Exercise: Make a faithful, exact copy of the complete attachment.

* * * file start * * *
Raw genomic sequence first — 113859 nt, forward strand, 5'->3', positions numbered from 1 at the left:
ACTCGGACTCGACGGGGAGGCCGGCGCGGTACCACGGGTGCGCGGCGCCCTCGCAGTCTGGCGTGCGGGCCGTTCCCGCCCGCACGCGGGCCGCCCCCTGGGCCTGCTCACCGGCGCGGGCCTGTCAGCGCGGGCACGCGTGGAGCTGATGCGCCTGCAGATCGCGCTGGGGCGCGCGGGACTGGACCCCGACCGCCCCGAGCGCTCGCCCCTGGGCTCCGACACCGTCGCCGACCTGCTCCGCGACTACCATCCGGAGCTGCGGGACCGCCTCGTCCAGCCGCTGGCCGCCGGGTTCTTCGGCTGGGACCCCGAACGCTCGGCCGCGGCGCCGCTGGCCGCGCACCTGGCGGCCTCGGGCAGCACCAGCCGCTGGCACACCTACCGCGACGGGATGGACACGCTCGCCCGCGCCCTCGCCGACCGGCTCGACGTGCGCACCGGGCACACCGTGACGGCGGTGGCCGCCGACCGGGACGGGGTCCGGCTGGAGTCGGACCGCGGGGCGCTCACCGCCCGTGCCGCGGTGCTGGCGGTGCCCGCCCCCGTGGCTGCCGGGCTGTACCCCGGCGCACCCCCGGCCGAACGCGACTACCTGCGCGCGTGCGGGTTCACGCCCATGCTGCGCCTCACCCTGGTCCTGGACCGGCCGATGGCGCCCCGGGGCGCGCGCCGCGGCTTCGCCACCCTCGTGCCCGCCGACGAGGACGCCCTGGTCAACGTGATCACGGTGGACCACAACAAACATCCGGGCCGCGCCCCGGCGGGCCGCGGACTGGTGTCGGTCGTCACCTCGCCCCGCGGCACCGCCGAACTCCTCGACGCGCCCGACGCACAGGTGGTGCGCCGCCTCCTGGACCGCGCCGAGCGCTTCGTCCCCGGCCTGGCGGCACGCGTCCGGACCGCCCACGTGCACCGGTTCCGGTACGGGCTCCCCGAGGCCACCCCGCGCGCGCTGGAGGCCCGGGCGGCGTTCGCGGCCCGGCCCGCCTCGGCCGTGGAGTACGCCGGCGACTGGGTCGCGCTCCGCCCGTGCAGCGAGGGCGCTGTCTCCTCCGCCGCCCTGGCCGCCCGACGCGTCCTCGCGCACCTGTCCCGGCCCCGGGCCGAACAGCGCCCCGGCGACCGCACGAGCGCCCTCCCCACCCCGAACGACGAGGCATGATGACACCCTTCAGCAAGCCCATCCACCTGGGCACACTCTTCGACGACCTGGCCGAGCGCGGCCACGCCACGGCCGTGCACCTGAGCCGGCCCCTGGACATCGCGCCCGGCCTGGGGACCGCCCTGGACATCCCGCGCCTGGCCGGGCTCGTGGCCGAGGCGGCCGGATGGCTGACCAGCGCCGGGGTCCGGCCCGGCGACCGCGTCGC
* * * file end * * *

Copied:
Raw genomic sequence first — 113859 nt, forward strand, 5'->3', positions numbered from 1 at the left:
ACTCGGACTCGACGGGGAGGCCGGCGCGGTACCACGGGTGCGCGGCGCCCTCGCAGTCTGGCGTGCGGGCCGTTCCCGCCCGCACGCGGGCCGCCCCCTGGGCCTGCTCACCGGCGCGGGCCTGTCAGCGCGGGCACGCGTGGAGCTGATGCGCCTGCAGATCGCGCTGGGGCGCGCGGGACTGGACCCCGACCGCCCCGAGCGCTCGCCCCTGGGCTCCGACACCGTCGCCGACCTGCTCCGCGACTACCATCCGGAGCTGCGGGACCGCCTCGTCCAGCCGCTGGCCGCCGGGTTCTTCGGCTGGGACCCCGAACGCTCGGCCGCGGCGCCGCTGGCCGCGCACCTGGCGGCCTCGGGCAGCACCAGCCGCTGGCACACCTACCGCGACGGGATGGACACGCTCGCCCGCGCCCTCGCCGACCGGCTCGACGTGCGCACCGGGCACACCGTGACGGCGGTGGCCGCCGACCGGGACGGGGTCCGGCTGGAGTCGGACCGCGGGGCGCTCACCGCCCGTGCCGCGGTGCTGGCGGTGCCCGCCCCCGTGGCTGCCGGGCTGTACCCCGGCGCACCCCCGGCCGAACGCGACTACCTGCGCGCGTGCGGGTTCACGCCCATGCTGCGCCTCACCCTGGTCCTGGACCGGCCGATGGCGCCCCGGGGCGCGCGCCGCGGCTTCGCCACCCTCGTGCCCGCCGACGAGGACGCCCTGGTCAACGTGATCACGGTGGACCACAACAAACATCCGGGCCGCGCCCCGGCGGGCCGCGGACTGGTGTCGGTCGTCACCTCGCCCCGCGGCACCGCCGAACTCCTCGACGCGCCCGACGCACAGGTGGTGCGCCGCCTCCTGGACCGCGCCGAGCGCTTCGTCCCCGGCCTGGCGGCACGCGTCCGGACCGCCCACGTGCACCGGTTCCGGTACGGGCTCCCCGAGGCCACCCCGCGCGCGCTGGAGGCCCGGGCGGCGTTCGCGGCCCGGCCCGCCTCGGCCGTGGAGTACGCCGGCGACTGGGTCGCGCTCCGCCCGTGCAGCGAGGGCGCTGTCTCCTCCGCCGCCCTGGCCGCCCGACGCGTCCTCGCGCACCTGTCCCGGCCCCGGGCCGAACAGCGCCCCGGCGACCGCACGAGCGCCCTCCCCACCCCGAACGACGAGGCATGATGACACCCTTCAGCAAGCCCATCCACCTGGGCACACTCTTCGACGACCTGGCCGAGCGCGGCCACGCCACGGCCGTGCACCTGAGCCGGCCCCTGGACATCGCGCCCGGCCTGGGGACCGCCCTGGACATCCCGCGCCTGGCCGGGCTCGTGGCCGAGGCGGCCGGATGGCTGACCAGCGCCGGGGTCCGGCCCGGCGACCGCGTCGC